After protests Friday in which dozens of people — including civilians, security forces and armed opponents of Assad — were reportedly killed, the country was relatively quiet Saturday, according to the Britain-based Syrian Observatory for Human Rights. Syrian state media reported, however, that an “armed terrorist group” blew up an oil pipeline near Deir al-Zour, in the east, and that four policemen were abducted in the restive northern province of Idlib.
The adoption of the supervision mission resolution Saturday followed a day of intensive negotiations in which Britain and France, on the one hand, and Russia, on the other, tabled competing resolutions that reflected the sharp differences over the U.N. role in the crisis.
Britain and France, supported by the United States, favored the inclusion of a provision threatening Syria with sanctions if it does not withdraw its troops and military equipment to barracks.
Russia, however, offered a milder text that contained no threat of sanctions and sought to spread blame for the crisis. In the end, the council began negotiations on the basis of the Russian draft, striking a compromise that includes an expression of “profound regret” at the deaths of thousands of Syrian civilians and condemns “widespread violations of human rights by the Syrian authorities, as well as any human rights abuses by armed groups.”
The resolution reiterates U.N. calls on Syria to guarantee freedom of movement for the monitors, and it prods the government to swiftly conclude an agreement allowing the United Nations to use planes and helicopters in Syria to quickly transport monitors to trouble spots.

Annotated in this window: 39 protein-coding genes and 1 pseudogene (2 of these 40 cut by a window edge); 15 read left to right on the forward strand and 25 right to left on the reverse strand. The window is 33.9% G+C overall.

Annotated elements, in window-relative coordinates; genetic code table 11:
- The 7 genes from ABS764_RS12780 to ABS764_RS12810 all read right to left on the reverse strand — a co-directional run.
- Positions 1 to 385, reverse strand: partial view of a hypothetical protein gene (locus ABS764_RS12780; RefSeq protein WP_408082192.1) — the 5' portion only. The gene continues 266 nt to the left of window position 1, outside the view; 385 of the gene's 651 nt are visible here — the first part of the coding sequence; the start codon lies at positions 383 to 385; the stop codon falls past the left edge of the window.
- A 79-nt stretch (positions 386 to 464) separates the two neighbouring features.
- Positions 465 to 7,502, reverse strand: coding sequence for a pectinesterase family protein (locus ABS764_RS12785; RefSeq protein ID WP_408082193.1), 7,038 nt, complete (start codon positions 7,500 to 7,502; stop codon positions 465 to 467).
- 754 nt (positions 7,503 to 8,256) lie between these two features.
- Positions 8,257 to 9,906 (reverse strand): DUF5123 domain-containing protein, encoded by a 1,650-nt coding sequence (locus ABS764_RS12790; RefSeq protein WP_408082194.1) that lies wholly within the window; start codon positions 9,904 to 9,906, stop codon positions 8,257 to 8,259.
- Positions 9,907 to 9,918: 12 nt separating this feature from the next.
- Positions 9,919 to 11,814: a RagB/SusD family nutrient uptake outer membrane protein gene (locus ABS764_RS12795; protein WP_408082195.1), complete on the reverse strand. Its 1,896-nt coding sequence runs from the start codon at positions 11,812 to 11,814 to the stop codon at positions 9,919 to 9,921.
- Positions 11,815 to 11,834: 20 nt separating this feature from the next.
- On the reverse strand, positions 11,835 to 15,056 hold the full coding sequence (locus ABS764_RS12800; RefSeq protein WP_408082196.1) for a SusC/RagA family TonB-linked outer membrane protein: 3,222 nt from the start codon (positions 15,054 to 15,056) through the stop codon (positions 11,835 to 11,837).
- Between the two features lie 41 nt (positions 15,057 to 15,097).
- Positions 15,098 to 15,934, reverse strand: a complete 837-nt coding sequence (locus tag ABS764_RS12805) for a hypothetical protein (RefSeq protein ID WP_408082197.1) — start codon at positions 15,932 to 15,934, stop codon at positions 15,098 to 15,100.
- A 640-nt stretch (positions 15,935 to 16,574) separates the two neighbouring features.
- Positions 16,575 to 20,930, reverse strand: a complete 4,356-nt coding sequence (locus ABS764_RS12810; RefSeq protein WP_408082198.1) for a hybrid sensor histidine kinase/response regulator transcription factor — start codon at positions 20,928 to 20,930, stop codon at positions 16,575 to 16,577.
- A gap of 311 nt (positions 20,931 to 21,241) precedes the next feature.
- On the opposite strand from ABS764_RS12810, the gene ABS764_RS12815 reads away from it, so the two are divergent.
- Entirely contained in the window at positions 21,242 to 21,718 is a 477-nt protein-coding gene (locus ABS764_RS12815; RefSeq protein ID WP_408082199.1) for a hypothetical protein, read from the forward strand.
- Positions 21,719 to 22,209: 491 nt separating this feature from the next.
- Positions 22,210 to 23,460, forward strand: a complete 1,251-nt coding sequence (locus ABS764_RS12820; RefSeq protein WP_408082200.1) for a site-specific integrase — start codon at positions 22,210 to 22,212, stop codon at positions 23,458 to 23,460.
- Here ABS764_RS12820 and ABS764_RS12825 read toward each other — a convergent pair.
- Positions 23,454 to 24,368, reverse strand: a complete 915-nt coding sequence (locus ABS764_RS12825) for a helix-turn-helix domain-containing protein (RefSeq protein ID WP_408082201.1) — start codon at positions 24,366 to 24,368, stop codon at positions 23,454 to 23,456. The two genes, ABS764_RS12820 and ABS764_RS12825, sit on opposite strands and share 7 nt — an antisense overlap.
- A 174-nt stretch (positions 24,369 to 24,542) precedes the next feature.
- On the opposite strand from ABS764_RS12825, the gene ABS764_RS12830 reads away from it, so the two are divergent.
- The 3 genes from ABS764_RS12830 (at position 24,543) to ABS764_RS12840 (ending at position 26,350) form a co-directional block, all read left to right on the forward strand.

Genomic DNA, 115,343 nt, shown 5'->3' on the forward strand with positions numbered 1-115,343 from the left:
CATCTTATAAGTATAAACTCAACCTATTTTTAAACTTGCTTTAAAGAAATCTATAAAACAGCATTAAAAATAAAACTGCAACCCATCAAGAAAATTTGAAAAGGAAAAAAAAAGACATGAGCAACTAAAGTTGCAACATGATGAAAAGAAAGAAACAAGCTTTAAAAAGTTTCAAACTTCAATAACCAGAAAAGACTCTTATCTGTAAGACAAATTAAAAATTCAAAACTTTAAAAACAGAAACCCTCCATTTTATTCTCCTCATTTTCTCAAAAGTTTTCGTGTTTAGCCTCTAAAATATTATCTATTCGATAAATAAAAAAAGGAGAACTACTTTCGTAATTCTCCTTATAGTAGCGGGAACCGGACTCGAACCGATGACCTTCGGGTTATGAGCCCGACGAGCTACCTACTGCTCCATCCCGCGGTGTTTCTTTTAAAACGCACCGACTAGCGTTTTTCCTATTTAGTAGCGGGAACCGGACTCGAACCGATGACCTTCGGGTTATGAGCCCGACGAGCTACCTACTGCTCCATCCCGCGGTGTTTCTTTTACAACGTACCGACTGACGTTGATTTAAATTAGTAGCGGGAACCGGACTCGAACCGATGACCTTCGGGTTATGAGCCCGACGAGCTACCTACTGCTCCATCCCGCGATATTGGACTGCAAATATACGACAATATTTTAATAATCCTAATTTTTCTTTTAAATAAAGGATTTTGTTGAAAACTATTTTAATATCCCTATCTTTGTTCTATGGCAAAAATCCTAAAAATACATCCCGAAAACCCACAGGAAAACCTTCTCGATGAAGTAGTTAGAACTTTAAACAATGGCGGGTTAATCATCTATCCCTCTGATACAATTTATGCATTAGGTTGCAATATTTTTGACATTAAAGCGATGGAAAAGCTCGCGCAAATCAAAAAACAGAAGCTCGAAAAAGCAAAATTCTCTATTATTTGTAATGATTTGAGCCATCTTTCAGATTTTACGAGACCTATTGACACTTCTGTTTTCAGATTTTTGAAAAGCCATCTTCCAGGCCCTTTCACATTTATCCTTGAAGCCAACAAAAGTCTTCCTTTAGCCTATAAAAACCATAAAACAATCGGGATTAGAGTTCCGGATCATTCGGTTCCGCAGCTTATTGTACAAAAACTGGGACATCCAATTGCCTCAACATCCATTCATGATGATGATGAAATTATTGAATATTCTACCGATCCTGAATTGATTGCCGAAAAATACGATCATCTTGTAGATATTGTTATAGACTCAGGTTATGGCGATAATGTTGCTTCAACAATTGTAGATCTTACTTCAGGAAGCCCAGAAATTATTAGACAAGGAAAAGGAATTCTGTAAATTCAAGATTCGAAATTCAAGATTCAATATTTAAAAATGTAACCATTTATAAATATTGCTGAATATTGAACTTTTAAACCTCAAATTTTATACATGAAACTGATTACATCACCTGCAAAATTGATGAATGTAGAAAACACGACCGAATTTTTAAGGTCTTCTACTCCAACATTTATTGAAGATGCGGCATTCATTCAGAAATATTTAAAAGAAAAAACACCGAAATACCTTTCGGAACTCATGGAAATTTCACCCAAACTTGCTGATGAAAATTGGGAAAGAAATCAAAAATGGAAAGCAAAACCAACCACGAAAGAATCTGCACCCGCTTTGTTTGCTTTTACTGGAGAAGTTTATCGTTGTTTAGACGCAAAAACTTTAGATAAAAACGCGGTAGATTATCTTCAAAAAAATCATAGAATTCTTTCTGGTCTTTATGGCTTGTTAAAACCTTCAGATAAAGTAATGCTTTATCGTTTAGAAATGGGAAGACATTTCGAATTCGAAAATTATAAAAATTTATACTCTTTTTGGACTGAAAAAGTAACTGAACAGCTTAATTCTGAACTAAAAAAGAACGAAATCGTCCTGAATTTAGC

The resolution increases pressure on Syria to rapidly implement all six elements of Annan’s plan, including the release of political prisoners, guarantees of freedom of movement for international aid workers and journalists and the right to hold peaceful protests. But it goes beyond it in the call for Syria to withdraw its forces and equipment to barracks. Annan’s plan only requires Syria to begin that process.
On Thursday, Ban offered a mixed account of the success of the cease-fire, telling the Security Council in a report that “it remains a challenge to assess accurately unconfirmed and conflicting reports of developments in Syria.”
Ban wrote that “levels of violence dropped markedly” in Syria after April 12, when the cease-fire went into effect. “However,” he said, “the Syrian Government has yet to fully implement its initial obligations regarding the actions and deployments of its troops and heavy weapons, or to return them to barracks. Violent incidents and reports of casualties have escalated again in recent days, with reports of shelling of civilian areas and abuses by government forces. The Government reports violent actions by armed groups. The cessation of armed violence in all its forms is therefore clearly incomplete.”
After the vote, Russia’s U.N. ambassador, Vitaly I. Churkin, praised the outcome, saying it “enshrined the council’s consensus” behind the Annan plan. But he faulted the Syrian opposition’s backers for their pessimism, saying they bore a responsibility to “uphold the resolutions of the Security Council and not undermine its activity.” He urged them to use their influence to encourage the opposition to meet their own obligations under the cease-fire agreement.
Rice and other Western diplomats voiced deep skepticism about Syria’s commitment to the Annan plan, saying Damascus has continued shelling neighborhoods in Homs and Idlib despite the cease-fire.
“Let me be plain,” Rice said. “If there is not a sustained cessation of violence, full freedom of movement for U.N. personnel and rapid meaningful progress on all other aspects of the six-point plan, then we must all conclude that this mission has run its course.”
Fordham reported from Beirut.